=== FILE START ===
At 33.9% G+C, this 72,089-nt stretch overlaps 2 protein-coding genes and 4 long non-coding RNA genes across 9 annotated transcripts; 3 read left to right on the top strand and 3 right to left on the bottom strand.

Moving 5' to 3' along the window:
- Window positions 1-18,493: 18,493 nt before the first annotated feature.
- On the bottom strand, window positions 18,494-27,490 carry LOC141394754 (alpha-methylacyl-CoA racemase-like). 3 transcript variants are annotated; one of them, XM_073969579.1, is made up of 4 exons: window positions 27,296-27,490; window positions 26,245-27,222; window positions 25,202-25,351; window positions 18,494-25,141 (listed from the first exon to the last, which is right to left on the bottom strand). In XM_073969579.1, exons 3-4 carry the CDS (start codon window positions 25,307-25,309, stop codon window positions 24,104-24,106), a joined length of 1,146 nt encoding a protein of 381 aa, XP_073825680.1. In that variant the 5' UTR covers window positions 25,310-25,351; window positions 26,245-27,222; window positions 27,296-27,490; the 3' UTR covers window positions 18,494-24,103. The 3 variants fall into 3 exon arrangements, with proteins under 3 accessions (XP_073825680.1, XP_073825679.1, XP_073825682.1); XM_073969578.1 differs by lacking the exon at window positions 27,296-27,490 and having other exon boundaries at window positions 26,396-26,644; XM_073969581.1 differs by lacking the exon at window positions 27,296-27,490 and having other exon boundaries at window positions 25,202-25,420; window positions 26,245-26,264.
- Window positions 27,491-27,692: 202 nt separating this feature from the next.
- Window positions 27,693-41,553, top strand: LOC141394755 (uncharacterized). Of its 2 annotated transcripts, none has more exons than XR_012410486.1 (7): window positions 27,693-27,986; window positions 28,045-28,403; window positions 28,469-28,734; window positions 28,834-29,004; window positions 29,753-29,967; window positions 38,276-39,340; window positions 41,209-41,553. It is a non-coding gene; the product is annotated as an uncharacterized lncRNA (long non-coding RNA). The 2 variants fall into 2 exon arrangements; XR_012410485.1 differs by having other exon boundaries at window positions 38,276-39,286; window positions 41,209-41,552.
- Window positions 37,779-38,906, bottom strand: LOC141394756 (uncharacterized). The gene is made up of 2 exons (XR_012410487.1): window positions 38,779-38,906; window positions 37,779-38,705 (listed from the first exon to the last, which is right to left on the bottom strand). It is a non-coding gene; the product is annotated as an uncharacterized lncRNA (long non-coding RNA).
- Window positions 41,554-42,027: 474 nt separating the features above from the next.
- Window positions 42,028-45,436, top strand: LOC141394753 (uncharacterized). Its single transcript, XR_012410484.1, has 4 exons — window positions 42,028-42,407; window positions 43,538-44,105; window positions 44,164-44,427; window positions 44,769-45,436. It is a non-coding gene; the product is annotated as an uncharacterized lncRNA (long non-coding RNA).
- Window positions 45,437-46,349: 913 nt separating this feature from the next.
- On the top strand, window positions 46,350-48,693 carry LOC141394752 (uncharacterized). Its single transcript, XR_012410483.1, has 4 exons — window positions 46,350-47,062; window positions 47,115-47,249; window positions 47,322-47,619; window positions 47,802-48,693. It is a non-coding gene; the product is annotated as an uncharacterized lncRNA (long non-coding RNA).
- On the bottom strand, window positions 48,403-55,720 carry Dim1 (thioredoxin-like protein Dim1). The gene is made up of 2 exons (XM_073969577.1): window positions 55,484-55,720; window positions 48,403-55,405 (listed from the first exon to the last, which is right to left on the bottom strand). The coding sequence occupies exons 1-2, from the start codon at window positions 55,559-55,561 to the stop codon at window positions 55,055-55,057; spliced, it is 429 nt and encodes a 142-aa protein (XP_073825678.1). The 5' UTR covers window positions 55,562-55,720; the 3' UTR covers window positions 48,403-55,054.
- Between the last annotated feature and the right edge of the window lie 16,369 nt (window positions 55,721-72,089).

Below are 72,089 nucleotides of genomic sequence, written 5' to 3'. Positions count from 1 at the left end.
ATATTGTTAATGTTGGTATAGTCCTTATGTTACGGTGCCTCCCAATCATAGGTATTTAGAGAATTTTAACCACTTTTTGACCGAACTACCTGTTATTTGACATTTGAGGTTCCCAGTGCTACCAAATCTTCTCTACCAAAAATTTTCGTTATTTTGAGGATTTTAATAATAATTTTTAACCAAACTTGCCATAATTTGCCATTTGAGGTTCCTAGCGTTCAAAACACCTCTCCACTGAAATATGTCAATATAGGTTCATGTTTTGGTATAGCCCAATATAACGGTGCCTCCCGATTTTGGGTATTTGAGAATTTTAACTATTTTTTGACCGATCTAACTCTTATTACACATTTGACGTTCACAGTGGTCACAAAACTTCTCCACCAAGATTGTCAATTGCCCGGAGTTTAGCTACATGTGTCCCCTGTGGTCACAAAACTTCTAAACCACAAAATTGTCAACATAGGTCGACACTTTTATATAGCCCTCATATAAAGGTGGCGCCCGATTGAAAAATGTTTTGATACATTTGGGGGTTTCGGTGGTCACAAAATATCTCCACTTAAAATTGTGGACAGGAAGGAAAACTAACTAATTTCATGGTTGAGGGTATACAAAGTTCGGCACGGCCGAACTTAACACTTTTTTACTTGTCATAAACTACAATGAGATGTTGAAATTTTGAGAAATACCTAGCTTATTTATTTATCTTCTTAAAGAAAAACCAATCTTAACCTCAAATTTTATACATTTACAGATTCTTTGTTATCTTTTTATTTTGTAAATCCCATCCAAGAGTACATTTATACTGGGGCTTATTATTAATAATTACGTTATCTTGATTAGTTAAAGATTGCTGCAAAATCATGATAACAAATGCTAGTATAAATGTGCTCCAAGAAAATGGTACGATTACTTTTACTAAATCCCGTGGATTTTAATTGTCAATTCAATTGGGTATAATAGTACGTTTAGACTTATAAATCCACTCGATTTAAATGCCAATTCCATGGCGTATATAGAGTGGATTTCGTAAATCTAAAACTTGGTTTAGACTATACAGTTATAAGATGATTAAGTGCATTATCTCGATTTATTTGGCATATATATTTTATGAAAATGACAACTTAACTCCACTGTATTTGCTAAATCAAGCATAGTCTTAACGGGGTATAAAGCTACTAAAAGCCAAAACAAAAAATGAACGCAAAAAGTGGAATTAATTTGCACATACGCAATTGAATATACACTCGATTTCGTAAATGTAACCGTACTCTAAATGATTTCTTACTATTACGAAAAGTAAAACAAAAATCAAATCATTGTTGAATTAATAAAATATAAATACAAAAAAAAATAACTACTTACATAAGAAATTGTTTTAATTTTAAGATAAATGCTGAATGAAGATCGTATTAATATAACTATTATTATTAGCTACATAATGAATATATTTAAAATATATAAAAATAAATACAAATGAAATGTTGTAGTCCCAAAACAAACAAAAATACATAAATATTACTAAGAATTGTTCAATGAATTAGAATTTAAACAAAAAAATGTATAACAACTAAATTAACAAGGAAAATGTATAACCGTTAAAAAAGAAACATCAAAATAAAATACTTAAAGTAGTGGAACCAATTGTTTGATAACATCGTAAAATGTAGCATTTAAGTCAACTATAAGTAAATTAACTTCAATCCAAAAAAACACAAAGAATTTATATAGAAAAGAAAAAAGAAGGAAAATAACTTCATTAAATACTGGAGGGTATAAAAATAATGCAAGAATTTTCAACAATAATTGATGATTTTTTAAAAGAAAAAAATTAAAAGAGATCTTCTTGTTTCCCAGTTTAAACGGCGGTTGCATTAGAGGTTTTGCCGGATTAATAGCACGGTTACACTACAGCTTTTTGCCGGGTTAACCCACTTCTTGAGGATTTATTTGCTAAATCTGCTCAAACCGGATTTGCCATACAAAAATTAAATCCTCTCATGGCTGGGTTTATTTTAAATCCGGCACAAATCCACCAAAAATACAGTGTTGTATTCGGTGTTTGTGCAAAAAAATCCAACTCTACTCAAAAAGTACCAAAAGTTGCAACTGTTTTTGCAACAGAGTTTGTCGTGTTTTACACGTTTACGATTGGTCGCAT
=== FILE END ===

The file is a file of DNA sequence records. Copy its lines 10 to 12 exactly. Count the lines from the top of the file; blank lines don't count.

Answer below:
- Window positions 45,437-46,349: 913 nt separating this feature from the next.
- On the top strand, window positions 46,350-48,693 carry LOC141394752 (uncharacterized). Its single transcript, XR_012410483.1, has 4 exons — window positions 46,350-47,062; window positions 47,115-47,249; window positions 47,322-47,619; window positions 47,802-48,693. It is a non-coding gene; the product is annotated as an uncharacterized lncRNA (long non-coding RNA).
- On the bottom strand, window positions 48,403-55,720 carry Dim1 (thioredoxin-like protein Dim1). The gene is made up of 2 exons (XM_073969577.1): window positions 55,484-55,720; window positions 48,403-55,405 (listed from the first exon to the last, which is right to left on the bottom strand). The coding sequence occupies exons 1-2, from the start codon at window positions 55,559-55,561 to the stop codon at window positions 55,055-55,057; spliced, it is 429 nt and encodes a 142-aa protein (XP_073825678.1). The 5' UTR covers window positions 55,562-55,720; the 3' UTR covers window positions 48,403-55,054.